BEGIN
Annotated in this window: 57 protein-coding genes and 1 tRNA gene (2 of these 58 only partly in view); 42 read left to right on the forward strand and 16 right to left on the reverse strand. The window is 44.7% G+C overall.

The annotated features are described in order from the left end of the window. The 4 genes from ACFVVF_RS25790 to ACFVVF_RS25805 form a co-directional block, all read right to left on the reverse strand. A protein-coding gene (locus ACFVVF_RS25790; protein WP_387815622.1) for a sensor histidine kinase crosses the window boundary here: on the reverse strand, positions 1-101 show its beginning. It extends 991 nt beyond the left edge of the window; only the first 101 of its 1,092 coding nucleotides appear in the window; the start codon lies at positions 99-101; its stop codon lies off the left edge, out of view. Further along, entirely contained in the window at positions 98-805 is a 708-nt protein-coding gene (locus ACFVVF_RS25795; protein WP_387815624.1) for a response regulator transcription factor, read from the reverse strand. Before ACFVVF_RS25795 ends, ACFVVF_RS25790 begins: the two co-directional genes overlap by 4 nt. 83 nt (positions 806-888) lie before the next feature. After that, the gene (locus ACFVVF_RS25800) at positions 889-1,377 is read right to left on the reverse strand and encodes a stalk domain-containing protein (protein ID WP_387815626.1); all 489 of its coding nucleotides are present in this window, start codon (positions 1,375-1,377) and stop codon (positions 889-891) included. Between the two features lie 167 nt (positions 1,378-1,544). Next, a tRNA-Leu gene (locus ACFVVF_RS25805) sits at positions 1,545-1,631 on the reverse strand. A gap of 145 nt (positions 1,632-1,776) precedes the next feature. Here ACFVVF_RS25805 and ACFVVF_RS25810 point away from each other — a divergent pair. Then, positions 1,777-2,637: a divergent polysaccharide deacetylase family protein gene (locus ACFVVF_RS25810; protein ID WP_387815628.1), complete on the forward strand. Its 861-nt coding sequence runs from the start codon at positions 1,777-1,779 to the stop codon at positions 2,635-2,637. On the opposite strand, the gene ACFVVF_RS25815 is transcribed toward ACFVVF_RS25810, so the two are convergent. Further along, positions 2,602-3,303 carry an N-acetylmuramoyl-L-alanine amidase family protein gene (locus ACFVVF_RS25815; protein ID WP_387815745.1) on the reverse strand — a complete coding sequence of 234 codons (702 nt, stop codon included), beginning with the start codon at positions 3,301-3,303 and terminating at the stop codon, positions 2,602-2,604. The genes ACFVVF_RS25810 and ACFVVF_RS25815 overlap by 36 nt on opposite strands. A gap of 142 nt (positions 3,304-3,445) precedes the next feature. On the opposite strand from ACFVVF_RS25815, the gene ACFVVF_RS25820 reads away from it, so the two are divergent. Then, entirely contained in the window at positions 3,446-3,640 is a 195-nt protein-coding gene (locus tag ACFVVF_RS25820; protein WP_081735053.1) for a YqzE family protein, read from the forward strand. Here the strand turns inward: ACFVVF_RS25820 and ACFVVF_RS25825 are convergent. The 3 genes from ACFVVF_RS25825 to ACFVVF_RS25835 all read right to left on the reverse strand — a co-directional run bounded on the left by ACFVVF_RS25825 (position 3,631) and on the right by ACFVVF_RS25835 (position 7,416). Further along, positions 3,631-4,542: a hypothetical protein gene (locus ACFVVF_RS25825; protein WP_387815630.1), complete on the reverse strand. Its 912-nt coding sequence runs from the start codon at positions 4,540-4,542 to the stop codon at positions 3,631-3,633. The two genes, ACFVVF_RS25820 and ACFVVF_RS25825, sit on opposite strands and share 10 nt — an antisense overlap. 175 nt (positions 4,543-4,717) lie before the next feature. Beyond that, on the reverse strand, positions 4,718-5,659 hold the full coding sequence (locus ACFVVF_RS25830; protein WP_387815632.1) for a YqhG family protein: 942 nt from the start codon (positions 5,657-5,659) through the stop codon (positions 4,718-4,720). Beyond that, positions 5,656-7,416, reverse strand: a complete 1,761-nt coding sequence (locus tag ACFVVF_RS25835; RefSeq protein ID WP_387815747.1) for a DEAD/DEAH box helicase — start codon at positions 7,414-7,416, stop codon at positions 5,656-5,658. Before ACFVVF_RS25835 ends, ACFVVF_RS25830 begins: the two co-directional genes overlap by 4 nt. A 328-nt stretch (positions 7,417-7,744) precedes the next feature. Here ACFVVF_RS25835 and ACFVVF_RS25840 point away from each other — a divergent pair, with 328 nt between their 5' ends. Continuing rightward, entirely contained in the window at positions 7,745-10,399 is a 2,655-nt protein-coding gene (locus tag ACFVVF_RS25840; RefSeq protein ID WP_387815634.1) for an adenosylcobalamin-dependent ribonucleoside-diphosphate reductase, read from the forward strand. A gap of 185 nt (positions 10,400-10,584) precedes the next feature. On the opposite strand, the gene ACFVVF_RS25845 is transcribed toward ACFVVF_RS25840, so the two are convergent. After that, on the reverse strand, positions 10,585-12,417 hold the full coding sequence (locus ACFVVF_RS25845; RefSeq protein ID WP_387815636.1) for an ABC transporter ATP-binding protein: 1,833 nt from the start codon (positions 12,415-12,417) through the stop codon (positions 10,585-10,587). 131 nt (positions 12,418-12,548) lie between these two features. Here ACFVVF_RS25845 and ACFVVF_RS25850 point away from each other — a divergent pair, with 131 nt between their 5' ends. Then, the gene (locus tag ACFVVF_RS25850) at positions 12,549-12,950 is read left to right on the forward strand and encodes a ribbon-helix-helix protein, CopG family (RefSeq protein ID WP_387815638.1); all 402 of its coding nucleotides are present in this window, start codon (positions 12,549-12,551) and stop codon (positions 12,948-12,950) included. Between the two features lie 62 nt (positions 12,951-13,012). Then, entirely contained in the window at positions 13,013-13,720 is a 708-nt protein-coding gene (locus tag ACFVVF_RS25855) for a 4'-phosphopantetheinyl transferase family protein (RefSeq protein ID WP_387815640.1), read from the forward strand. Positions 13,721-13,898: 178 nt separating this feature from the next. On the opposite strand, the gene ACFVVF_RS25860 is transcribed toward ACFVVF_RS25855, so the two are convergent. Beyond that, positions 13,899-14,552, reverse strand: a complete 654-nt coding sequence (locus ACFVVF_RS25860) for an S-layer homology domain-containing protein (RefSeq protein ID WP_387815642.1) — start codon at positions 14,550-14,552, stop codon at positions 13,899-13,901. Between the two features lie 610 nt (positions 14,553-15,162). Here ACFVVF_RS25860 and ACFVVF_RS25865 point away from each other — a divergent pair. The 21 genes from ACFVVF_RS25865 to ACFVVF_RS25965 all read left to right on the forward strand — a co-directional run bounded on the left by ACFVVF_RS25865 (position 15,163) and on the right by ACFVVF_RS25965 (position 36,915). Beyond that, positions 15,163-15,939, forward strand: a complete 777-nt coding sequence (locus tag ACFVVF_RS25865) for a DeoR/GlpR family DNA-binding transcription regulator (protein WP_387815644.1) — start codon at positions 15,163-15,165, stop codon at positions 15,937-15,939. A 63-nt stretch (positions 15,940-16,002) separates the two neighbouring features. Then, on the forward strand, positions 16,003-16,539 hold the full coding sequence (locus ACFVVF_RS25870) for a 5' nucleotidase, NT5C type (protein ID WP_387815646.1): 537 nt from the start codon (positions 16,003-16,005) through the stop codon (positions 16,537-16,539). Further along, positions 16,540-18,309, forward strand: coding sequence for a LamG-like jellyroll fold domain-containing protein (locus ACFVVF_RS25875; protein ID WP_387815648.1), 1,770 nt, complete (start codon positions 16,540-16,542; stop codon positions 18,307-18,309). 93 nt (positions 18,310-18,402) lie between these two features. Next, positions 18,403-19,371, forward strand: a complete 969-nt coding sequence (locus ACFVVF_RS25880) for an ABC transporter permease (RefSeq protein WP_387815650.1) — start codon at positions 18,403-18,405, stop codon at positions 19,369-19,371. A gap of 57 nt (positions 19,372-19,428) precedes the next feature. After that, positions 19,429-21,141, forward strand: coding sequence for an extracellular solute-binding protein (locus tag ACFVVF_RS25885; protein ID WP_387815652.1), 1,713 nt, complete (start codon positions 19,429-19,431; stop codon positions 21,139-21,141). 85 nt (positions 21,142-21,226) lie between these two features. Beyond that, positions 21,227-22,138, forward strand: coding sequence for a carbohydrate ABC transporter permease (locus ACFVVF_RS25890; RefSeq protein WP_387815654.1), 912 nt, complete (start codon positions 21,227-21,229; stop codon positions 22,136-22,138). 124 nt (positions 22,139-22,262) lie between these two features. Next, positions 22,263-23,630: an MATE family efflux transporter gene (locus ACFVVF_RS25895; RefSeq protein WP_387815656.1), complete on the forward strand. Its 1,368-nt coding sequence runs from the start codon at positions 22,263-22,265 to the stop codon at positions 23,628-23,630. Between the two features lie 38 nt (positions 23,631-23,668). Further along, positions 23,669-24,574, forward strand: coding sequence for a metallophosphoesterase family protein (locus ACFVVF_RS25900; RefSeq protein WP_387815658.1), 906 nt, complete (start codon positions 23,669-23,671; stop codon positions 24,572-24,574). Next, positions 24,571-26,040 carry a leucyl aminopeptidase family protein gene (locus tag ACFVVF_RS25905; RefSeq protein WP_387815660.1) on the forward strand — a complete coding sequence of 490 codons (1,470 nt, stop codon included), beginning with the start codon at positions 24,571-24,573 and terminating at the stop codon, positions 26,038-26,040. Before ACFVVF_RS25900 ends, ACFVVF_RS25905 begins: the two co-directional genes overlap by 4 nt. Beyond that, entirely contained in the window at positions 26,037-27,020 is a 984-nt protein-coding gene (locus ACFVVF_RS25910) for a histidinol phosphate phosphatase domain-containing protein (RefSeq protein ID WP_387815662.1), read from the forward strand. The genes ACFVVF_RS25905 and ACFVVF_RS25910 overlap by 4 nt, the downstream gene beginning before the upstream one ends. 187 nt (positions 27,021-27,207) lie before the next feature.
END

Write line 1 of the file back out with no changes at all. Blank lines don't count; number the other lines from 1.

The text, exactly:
Annotated in this window: 57 protein-coding genes and 1 tRNA gene (2 of these 58 only partly in view); 42 read left to right on the forward strand and 16 right to left on the reverse strand. The window is 44.7% G+C overall.